Embracing the Mystery: The Sacred Unfolding in Ordinary People and Everyday Lives

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Topics: Spiritual Exploration & Practice. Ages: Adult. Resource Types: Books.

Review & Commentary

One thought on “Embracing the Mystery: The Sacred Unfolding in Ordinary People and Everyday Lives

  1. Review

    The traditional and dominant way of thinking about the relationship of God to the world found in contemporary Christianity is supernatural theism. God is a “person-like being” “up in heaven” who takes a personal interest in us and occasionally intervenes in our lives and in the world. There is however, an emerging way of thinking of God’s relationship to the world, with ancient roots in the Wisdom traditions, called panentheism, which thinks of God as “the encompassing Spirit” in “whom we live and move and have our being.” Rather than understanding God as intervening from time to time in our lives and in the world, this way of thinking understands God as present within our everyday lives at all times.

    In the introduction to her book, the author, a lifelong member of the Church and a psychotherapist for twenty years, shares the of development of her understanding of God. Early in her life she was “startled” to discover that, in her own experience, supernatural theism “departed wildly” from her personal experience of “That Which Is Sacred.” She writes, “I adopted a belief that God is more mysterious than I could ever understand and began to address God simply as Mystery.” Part of the problem is that words are necessary to describe and explain the nature and character of God, but words can also “limit our grasp of God’s complexity.” She suggests, therefore, that it “is our spiritual mandate to wait for God to tell us who – or what – God is.”

    She shares with the reader that she has spent the “last dozen years of her life quietly paying attention to what’s right in front of me, revealing something about the nature of spiritual reality.” She writes, that “The stories in this book reflect some of those life-changing moments and offer up many of the questions that pursued me in the simple process of paying attention.” For many years she has been gathering stories, “of love and loss, stories of strength and weakness, stories of faith and despair, stories of trust grown and trust broken. Stories told from the hearts of people at their best and worst junctures.” She began writing the stories as “inspirational letters” which were sent to participants in a research project. The recipients so appreciated the letters that they forwarded them to friends and family nationwide. Soon she discovered that the people who received them were using them to examine and challenge their lives and they asked her to “ publish them as a collection of short stories so others who were struggling to develop a relationship with the Mystery, to discern and follow their own instructions, would be sustained in what is often an arduous trek.”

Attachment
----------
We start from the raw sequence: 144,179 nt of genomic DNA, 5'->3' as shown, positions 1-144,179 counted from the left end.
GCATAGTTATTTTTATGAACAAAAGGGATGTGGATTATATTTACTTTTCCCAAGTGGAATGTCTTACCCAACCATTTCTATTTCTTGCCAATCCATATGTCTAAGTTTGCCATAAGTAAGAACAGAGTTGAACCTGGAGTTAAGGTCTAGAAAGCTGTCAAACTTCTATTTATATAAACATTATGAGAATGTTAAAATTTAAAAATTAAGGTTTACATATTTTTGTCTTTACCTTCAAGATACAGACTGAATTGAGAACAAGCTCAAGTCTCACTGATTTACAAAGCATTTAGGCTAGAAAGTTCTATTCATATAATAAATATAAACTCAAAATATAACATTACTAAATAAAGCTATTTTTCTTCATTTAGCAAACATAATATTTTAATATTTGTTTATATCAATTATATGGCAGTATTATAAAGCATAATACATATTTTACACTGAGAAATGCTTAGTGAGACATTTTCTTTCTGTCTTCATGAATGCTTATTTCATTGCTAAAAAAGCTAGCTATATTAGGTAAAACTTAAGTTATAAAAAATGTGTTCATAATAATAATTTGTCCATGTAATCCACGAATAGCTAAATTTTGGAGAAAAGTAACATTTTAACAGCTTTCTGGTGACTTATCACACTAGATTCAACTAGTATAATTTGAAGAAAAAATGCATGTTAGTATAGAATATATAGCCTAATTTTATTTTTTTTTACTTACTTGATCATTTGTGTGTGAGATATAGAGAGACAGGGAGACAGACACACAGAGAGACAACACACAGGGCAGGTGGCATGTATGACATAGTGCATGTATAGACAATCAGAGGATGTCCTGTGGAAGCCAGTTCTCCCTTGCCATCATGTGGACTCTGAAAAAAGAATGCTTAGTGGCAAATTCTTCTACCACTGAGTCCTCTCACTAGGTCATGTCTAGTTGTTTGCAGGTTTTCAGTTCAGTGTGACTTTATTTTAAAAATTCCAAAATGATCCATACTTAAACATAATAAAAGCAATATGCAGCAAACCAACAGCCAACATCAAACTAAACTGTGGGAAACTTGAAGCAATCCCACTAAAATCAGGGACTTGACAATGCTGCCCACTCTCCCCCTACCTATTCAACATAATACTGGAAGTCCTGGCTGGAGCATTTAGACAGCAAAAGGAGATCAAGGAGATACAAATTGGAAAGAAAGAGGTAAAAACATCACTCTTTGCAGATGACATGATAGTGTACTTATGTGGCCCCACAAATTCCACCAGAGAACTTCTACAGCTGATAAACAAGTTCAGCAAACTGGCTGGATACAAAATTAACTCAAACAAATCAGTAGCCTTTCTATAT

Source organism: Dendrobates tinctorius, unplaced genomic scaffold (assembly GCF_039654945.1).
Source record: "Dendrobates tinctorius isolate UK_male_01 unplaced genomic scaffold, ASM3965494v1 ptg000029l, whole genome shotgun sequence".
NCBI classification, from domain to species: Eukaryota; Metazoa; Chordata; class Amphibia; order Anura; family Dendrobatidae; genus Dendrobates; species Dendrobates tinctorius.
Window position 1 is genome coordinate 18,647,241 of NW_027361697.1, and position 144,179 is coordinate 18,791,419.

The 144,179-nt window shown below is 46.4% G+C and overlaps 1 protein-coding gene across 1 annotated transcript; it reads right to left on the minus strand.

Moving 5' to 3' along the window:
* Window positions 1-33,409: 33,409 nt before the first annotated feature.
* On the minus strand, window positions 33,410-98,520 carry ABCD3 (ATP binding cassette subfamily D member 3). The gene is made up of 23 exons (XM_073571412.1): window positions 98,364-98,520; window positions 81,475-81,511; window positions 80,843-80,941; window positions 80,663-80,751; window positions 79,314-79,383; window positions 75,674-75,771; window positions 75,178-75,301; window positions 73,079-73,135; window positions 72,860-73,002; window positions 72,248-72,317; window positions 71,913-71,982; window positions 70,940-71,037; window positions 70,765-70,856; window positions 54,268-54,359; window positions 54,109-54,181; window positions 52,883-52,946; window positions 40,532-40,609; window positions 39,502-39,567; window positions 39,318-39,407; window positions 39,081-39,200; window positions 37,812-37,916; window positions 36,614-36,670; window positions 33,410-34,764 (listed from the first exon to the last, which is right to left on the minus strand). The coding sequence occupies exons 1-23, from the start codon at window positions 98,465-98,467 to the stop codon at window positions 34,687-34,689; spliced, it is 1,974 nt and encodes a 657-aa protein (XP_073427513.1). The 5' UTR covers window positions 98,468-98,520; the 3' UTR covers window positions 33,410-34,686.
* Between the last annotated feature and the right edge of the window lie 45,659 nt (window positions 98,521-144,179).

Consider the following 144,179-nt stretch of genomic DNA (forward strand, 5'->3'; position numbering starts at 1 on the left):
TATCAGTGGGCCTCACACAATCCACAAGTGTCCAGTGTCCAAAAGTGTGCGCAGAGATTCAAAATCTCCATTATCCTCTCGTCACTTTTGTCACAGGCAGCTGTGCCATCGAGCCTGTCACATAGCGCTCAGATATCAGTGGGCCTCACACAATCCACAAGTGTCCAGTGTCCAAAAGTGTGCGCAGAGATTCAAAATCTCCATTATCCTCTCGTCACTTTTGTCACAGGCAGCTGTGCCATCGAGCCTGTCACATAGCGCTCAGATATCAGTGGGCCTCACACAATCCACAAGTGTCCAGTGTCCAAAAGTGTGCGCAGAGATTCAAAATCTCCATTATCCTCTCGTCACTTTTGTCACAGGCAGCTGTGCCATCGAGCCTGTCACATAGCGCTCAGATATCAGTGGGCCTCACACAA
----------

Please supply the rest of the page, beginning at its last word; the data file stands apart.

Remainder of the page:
This unique book is comprised of forty memorable stories. Since I recently received the book for review, I have not read all of the stories. I have found it rewarding to read one a day, then reflect and meditate on the questions found at the end of each. In all of the stories, I have been reminded of encounters with the Sacred which I have known or known about from other people. And in some of the stories, I have encountered the Mystery revealing “dimensions of depth” in my life which had been hidden by the busyness of everyday.

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